But with the progress of medicine, we managed to “bring back” people who were believed to be definitely gone. And the boundaries of death had to be pushed back. No, people with cardiopulmonary arrest are not necessarily dead. Advanced ICU care, artificial respirators, defibrillators have shown that the brain can sometimes regain control of vital functions. In recent centuries, billions of men have probably been declared dead while still alive. Condemned, no doubt, but still alive. Could they hear and see the doctor declaring them dead as some people who have experienced this experience claim? We can not know it yet.
Today, things have changed a little. In France for example, death can only be declared if 3 criteria are met:
The total absence of consciousness and spontaneous basic activity
The absence of all reflexes of the brainstem
The absence of any spontaneous breathing
Doctors rely on examinations and observations to certify that each criteria is met. But one of these criteria challenges. Could you define “total absence of consciousness”? Does your doctor know? What do we really know about consciousness when the scientific community itself is struggling to establish a clear definition for it? And you have to prove that people do not have any? How can we do that? Most of the time, the doctor uses common sense and experience to judge if the person is still “conscious”.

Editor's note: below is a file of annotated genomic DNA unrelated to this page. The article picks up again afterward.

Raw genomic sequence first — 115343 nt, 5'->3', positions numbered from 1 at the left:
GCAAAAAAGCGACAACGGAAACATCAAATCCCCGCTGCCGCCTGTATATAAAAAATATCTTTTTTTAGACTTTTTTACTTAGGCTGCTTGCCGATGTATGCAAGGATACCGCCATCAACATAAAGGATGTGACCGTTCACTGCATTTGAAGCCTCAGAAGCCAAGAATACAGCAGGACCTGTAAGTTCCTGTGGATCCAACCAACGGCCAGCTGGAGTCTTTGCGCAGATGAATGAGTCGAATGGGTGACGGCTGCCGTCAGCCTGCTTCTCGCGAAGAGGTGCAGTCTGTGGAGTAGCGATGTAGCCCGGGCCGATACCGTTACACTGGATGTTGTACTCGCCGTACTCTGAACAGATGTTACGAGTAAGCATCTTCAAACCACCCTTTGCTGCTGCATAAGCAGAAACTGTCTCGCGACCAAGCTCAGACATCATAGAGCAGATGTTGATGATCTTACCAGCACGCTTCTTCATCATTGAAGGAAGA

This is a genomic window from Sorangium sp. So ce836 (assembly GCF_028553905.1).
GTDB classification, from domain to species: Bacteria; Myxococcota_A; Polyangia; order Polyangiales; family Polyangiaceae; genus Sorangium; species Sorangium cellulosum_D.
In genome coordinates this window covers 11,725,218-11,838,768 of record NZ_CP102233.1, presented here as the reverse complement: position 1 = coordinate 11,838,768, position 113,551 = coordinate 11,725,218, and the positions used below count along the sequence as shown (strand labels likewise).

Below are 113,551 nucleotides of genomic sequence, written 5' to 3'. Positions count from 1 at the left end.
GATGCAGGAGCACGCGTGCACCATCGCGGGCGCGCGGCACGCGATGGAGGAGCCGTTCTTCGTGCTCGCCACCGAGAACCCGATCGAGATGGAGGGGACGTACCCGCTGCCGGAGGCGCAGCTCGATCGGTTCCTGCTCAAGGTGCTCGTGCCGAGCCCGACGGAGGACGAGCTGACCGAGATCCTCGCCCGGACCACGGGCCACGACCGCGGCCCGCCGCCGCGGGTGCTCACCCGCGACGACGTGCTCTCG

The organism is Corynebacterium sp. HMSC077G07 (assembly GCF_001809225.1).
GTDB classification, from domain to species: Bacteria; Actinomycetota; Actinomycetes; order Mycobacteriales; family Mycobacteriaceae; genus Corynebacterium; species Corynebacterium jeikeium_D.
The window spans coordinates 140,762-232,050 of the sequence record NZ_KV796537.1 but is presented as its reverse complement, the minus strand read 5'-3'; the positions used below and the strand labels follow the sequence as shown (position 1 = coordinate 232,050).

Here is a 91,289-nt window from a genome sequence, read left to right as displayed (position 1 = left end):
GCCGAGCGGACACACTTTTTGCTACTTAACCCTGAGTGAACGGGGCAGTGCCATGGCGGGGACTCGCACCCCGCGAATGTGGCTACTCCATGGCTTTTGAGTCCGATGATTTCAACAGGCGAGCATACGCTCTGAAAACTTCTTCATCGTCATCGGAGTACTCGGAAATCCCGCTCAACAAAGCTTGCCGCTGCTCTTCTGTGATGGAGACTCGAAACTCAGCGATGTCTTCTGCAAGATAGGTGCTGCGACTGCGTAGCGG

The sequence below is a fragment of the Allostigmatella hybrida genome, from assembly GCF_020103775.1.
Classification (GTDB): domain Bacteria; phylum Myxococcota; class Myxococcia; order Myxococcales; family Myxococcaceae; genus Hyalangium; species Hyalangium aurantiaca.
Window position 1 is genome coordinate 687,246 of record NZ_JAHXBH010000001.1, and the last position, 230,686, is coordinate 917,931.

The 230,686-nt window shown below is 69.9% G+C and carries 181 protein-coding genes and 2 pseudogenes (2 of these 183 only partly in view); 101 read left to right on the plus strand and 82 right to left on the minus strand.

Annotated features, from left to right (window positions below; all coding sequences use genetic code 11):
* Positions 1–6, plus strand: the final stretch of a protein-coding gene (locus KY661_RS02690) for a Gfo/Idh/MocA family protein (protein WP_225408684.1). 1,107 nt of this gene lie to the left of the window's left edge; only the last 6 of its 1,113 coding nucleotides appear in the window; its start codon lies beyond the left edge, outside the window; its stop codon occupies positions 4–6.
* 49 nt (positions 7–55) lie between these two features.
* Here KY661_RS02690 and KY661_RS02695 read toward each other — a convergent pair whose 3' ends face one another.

But, in case of doubt, he uses an examination that measures the electrical activity of the brain: the electroencephalogram (EEG). Electrodes are placed on the patient’s scalp and the recording device converts electrical pulses into graphic patterns. If the pattern obtained is flat, it is estimated that there is no longer any electrical activity in the brain and therefore we face a total absence of consciousness. A second EEG will testify a little later that the lack of consciousness is irreversible. The method seems solid.
And then in 2011, a study published in the journal PLOS ONE made doubt rise again. Researchers at the University of Montreal have succeeded in demonstrating that unknown brain activity could occur within people in coma with flat electroencephalograms. These unsuspected electric waves, called “Naked complexes”, put an end to a dogma belief that, beyond a flat EEG, there was no longer any possible brain activity. For one of the authors of the study, “it proves that the brain is able to survive an extremely deep stage of coma.” And this proves above all that we do not yet have a clear conception of death. We try to interpret the physiological signs that we are able to detect.